said Dr. Mary Wilby, Assistant Professor and Adult-Gerontology Nurse Practitioner Track Coordinator for La Salle University’s School of Nursing & Health Sciences. “It is crucial to expose our University community of educators and students to the Brothers’ and Sisters’ missions of helping members of the global community improve their lives through education and health.” With the conclusion of the most recent 2016 Haiti Advent Appeal, College St. Jean Baptiste de La Salle faces the new year once again with help to provide for the needs of the growing enrollment, which includes necessities such as educational technology, desks, and chairs. The continued success of the District’s Haiti Advent Appeal, together with the ongoing generosity of our Lasallian family, allows the Brothers to provide a human and Christian education to our young Haitian brothers and sisters, and help break the cycle of poverty.
Distinguished Lasallian Educators for 2016 Concluding the Huether Lasallian Conference in November 2016, these three educators from the District of Eastern North America were among those presented with the Distinguished Lasallian Educator Award for exemplifying the conference theme The Good Samaritan: Confronting New Poverties in the 21st Century. Assistant Director for Campus Ministry and Social Action at Manhattan College in Riverdale NY, Ms. Jennifer Robinson Edwards is an extraordinarily effective and passionate Lasallian educator, a well-known and beloved mentor who nurtures and challenges students as they discover their gifts, talents, and vocation to be of service to others. According to colleagues, Jennifer is the “Lasallian heart and soul” of the profoundly transformative L.O.V.E. (Lasallian Outreach Volunteer Experience) program, immersion experiences that are a conscious attempt to enter into the lives and issues of the poor and marginalized. Science may be Mr. Anthony Shilen’s starting base for educating young men at St. Joseph’s Collegiate Institute in Buffalo NY, but it’s his other pursuits that make him an outstanding role model. They include faith sharing on Kairos retreats, leadership of the Catholic Relief Services partner group, accompaniment of students on immersion trips, co-coordinating the Food Basket drive, tutoring economically disadvantaged students at Buffalo Prep, or developing an online Social Justice course. Mr. Shilen offers students and adults a clear example of what St. La Salle meant when calling us to treat each child “as if he were the child of a king.” In nominating Mrs. Kate Ward-Gaus for this recognition, her colleagues at La Salle University in Philadelphia PA, focused on her ministerial work, especially to the students on campus. Kate educates young people on the dangers of alcohol and drug abuse, helping them deal with high risk behavior and guiding them toward making better choices. She accomplishes this through listening, authentic compassion, advice based on research and pedagogy in her field, and insightful and judicious responses to their questions. As a strong advocate for students who feel marginalized or emotionally at-risk, she sees all people as children of God.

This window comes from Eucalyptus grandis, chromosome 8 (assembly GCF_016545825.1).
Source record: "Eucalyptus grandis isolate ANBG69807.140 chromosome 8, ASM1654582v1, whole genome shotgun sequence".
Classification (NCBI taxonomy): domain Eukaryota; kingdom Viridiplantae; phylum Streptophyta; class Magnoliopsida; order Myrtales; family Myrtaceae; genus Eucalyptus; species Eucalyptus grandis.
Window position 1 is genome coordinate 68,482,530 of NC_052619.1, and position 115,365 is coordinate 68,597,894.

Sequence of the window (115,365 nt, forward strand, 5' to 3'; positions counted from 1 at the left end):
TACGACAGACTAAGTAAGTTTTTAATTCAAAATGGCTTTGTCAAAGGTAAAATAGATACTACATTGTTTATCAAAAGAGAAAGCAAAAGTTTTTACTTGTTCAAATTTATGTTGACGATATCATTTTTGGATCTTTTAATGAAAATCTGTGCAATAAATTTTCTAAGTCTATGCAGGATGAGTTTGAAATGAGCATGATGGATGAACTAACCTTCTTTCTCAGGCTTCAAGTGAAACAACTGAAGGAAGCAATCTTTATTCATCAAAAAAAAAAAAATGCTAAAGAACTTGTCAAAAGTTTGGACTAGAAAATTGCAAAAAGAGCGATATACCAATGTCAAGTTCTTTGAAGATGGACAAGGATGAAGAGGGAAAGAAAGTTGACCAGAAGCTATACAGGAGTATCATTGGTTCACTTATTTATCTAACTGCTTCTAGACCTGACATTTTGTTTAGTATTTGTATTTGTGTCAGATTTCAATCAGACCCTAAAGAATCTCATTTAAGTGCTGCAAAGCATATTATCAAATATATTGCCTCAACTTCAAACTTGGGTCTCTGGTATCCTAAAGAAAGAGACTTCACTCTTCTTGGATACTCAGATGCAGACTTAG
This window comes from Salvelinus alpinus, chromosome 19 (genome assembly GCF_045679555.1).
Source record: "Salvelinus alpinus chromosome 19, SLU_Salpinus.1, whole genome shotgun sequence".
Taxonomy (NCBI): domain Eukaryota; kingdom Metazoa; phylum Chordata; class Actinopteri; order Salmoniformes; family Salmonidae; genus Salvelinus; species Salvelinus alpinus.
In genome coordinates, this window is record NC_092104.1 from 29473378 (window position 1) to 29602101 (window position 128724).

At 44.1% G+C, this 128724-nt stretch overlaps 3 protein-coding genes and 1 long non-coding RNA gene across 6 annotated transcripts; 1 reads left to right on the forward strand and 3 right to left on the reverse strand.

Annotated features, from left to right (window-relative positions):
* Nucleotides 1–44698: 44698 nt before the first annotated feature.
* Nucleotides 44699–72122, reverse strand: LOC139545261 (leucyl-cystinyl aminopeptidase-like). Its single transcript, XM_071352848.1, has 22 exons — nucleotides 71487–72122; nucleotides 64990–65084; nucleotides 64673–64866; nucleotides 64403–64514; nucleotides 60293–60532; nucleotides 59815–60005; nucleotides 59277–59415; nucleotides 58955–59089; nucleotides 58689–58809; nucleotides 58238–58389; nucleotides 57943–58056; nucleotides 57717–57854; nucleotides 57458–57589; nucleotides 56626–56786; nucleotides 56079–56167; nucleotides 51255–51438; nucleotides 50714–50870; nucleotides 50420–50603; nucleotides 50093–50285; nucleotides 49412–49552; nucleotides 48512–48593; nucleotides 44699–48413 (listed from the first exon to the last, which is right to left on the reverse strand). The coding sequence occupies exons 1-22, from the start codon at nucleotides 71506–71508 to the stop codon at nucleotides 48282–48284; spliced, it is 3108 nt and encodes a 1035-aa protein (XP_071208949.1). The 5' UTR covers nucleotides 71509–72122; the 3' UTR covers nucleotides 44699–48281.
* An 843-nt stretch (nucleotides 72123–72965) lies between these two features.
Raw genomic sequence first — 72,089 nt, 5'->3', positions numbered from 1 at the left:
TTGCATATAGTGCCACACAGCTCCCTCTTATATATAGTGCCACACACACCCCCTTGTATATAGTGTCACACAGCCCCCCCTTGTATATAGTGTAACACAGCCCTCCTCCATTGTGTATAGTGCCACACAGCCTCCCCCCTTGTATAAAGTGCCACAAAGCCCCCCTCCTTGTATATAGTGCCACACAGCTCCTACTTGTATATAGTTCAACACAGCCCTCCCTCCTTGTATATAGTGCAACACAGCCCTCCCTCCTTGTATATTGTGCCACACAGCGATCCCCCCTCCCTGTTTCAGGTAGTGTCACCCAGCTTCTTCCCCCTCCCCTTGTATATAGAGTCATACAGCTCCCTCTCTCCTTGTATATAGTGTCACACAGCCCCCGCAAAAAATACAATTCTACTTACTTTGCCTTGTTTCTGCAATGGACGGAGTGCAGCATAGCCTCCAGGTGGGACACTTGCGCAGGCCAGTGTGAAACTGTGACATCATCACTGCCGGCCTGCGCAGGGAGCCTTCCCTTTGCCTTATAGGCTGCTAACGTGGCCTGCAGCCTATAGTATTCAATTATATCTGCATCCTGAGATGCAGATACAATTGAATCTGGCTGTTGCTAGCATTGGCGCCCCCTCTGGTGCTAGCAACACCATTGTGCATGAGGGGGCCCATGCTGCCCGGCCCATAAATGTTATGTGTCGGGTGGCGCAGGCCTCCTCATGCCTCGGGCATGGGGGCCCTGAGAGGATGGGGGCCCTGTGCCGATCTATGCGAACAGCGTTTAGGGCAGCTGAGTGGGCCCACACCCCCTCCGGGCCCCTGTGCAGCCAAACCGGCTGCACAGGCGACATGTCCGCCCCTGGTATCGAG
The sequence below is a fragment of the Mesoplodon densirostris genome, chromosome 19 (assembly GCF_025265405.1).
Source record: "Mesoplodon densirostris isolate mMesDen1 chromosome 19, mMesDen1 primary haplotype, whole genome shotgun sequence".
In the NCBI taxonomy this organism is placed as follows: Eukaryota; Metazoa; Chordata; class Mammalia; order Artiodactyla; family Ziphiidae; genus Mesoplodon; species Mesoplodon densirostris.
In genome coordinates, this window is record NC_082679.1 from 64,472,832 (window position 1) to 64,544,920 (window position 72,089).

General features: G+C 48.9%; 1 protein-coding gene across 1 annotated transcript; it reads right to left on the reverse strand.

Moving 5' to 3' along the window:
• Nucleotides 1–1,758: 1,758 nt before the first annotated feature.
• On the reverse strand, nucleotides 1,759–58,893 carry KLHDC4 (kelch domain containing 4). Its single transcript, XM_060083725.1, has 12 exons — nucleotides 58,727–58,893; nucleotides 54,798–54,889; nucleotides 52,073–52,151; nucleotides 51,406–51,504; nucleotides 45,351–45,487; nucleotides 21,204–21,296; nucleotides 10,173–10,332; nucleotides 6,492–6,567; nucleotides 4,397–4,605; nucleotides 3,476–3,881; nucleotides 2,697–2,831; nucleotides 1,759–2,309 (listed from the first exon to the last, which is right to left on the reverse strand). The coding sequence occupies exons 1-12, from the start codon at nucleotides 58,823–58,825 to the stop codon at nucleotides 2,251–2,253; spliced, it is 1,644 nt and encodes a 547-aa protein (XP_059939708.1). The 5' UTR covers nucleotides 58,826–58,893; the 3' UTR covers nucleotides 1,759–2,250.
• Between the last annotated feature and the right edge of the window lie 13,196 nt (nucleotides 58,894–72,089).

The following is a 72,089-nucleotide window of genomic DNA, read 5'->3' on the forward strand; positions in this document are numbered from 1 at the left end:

THE DISTRICT'S ANNUAL
CHRISTMAS CARD ART CONTEST Now in its 8th year, the annual District Christmas Card contest had fifty-eight entries from nine schools. There were many strong entries for our theme: The Gospel of Matthew 1:20-25 “Joseph’s Dream & The Birth of Jesus.” Warren Megger, age fourteen, is a Freshman at Calvert Hall College High School in Towson MD, and this year’s contest winner. He began formal art lessons in the summer of 2016 and is delighted to be part of the art program at Calvert Hall. Warren is also a student in the McMullen Scholars Program at CHC. He is a science and math enthusiast and enjoys competing on the school’s “It’s Academic” team which competes against other area high schools on a locally televised quiz show. A special thanks to all our student artists and our art teachers for promoting the contest from these schools:
District Leaders with Award Recipients: Auxiliary Visitor Br. Dennis Lee FSC, Mrs. Kate Ward-Gaus, Ms. Jennifer Robinson Edwards, Provincial/Visitor Br. Dennis Malloy FSC, Mr. Anthony Shilen, Associate Director for Mission & Ministry Mrs. Maryann Donohue-Lynch, Executive Director for Mission & Ministry Mr. Alan Weyland.
Calvert Hall College High School – Towson MD Christian Brothers Academy – Syracuse NY De La Salle College “Oaklands” – Toronto Ontario CAN Hudson Catholic Regional High School – Jersey City NJ La Salle Academy – Providence RI Ocean Tides School – Narragansett RI St. John’s College High School – Washington DC St. Joseph’s Collegiate Institute – Buffalo NY St. Raymond High School for Boys – Bronx NY